When Seibu retreated from the market and sold its business to the Dickson Group, the former managers decided to set up their own business and the new group was born.

Twenty years on and City’super runs high-end food and wine stores, stationery and travel shops, the accessories and lifestyle chain Log-on and cooked-food delicatessens in Hong Kong, Taiwan and Shanghai.

As Chinese people get wealthier – and many of them have studied or lived in the West – they demand more good food and wine and lifestyle products.

“We consider City’super is growing up with city life,” Woo said. “We believe there will be more opportunities for us to enter other Chinese cities which are also growing rapidly, and the people there will generate strong demand for good food and wine.”

He said he is unconcerned about the economic slowdown in the mainland and Hong Kong and whether it will hurt sales.

“If people want to save money, they may cancel planned travel or delay some big investment plans. Buying some good quality meat and vegetables to cook at home does not cost too much. It is better value for money than dining out. We have passed through many economic crises over the past 20 years, including the Asian financial crisis in 1998 and the Sars outbreak in 2003,” he said. “But we did not see people cutting down on their food expenditure substantially.”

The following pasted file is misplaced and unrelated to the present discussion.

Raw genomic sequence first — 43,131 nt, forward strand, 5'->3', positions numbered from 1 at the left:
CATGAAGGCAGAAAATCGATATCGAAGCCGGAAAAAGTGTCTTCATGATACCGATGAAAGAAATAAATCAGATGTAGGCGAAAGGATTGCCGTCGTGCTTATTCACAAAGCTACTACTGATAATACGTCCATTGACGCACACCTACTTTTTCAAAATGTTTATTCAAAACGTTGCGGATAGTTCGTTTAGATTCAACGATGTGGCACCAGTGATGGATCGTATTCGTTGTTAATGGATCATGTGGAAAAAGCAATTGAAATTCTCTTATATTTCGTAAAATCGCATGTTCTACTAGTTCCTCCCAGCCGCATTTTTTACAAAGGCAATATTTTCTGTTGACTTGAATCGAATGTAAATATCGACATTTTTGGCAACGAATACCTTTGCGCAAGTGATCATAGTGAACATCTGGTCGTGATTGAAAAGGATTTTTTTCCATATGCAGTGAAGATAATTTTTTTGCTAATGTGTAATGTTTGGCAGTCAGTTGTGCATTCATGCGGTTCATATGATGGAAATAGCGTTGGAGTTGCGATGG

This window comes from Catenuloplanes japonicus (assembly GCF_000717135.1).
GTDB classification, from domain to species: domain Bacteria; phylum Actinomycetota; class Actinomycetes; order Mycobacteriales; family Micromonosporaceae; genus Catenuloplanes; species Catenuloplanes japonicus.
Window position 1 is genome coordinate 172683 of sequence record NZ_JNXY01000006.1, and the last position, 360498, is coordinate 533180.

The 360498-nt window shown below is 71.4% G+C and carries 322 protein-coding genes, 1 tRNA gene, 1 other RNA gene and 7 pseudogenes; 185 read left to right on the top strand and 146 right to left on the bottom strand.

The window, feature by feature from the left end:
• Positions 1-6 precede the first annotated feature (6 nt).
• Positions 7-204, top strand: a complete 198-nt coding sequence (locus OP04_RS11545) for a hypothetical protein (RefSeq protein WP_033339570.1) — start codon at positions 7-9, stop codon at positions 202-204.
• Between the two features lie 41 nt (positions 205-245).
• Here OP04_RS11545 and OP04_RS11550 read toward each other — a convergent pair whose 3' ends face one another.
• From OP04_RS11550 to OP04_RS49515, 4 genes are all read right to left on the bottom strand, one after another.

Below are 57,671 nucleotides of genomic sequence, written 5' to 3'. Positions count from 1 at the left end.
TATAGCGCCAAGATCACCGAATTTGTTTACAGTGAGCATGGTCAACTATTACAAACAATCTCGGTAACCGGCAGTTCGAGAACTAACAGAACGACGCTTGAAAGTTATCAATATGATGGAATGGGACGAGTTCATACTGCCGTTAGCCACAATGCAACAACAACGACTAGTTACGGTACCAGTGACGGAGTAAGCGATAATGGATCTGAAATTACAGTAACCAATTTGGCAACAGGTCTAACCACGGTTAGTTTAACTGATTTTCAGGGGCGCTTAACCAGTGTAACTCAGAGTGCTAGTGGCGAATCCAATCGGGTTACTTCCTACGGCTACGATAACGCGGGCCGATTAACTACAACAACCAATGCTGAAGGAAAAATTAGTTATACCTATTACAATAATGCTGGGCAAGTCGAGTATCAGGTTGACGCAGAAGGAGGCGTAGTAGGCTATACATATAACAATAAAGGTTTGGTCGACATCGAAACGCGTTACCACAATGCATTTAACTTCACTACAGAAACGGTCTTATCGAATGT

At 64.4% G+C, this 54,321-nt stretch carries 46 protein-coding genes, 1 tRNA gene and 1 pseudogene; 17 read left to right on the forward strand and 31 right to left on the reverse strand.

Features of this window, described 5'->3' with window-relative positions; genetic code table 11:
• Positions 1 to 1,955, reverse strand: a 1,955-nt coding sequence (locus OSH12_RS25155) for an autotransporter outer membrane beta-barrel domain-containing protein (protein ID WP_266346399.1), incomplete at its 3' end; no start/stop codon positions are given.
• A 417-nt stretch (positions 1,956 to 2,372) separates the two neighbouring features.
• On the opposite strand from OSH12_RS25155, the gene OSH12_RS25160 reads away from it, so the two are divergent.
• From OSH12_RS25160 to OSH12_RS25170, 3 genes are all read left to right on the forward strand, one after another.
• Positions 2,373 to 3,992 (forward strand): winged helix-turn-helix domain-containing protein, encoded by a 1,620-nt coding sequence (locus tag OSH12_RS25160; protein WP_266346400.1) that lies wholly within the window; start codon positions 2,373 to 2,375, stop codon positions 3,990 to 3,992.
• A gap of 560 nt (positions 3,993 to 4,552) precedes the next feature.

He said that having quality staff and store locations are crucial in retailing.

Customers like to be served by people who understand the products and have a sincere attitude, he said. They also want to go to a well-located shop that is spacious and well-designed. Businesses can suffer from making the wrong choices in these matters. This is why City’super is very cautious when picking the locations for its outlets, he said.

“We need to run the stores at such a sheer size because we need the scale and a wide range of products for customers to have a good shopping experience,” Woo said.

He said high-end food and wine stores had developed well in Hong Kong, Shanghai and Taiwan because those markets were more developed with more affluent clients who were food lovers and had experience abroad and wanted western and Japanese food, wine and other lifestyle products.

“The set up of City’super was a good start-up experience,” Woo said. “When the Japanese department store operators went back to Japan, we did not give up. We used our experience to reincarnate and establish City’super. It was not easy at the beginning but we have done it.”

“In their golden era in the 1980s, many Japanese department stores were so successful. Still, they expanded too quickly overseas. Many of them just followed the crowd and went and opened many shops across Hong Kong and in other Asian markets. However, many of them did not make any profit. When the Japanese economy slowed in the 1990s, they all retreated and reset their focus back to Japan,” he said.

“City’super also plans to invest overseas, for example in many Asian markets. We would, however, do it gradually and not too quickly,” Woo said.